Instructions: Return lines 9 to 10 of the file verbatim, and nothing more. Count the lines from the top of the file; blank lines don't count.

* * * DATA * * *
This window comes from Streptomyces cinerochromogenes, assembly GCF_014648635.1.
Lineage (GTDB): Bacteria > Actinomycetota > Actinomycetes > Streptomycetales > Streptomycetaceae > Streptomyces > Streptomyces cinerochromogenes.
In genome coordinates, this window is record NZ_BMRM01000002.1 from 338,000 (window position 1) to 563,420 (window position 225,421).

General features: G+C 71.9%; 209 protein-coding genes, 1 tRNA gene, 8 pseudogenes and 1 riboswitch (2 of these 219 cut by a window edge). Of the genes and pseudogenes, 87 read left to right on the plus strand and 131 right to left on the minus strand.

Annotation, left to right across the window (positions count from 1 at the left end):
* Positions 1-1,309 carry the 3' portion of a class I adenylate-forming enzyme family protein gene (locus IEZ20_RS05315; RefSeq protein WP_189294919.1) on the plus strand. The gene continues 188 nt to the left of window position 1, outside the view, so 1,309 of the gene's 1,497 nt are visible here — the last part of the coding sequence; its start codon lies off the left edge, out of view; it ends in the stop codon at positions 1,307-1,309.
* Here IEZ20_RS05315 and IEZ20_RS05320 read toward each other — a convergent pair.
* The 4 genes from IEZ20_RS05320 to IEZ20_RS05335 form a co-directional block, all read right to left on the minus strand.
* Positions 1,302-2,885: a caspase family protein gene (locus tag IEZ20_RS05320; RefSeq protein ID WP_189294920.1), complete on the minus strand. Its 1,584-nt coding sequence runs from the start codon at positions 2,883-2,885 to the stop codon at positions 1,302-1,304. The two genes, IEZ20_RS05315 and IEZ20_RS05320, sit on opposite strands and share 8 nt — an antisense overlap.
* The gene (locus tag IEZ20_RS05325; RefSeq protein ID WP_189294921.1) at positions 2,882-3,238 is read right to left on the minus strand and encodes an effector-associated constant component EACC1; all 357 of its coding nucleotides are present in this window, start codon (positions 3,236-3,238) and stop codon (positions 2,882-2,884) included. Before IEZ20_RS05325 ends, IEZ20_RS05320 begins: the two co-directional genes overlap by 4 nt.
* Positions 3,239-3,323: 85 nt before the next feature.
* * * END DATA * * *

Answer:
* Positions 1,302-2,885: a caspase family protein gene (locus tag IEZ20_RS05320; RefSeq protein ID WP_189294920.1), complete on the minus strand. Its 1,584-nt coding sequence runs from the start codon at positions 2,883-2,885 to the stop codon at positions 1,302-1,304. The two genes, IEZ20_RS05315 and IEZ20_RS05320, sit on opposite strands and share 8 nt — an antisense overlap.
* The gene (locus tag IEZ20_RS05325; RefSeq protein ID WP_189294921.1) at positions 2,882-3,238 is read right to left on the minus strand and encodes an effector-associated constant component EACC1; all 357 of its coding nucleotides are present in this window, start codon (positions 3,236-3,238) and stop codon (positions 2,882-2,884) included. Before IEZ20_RS05325 ends, IEZ20_RS05320 begins: the two co-directional genes overlap by 4 nt.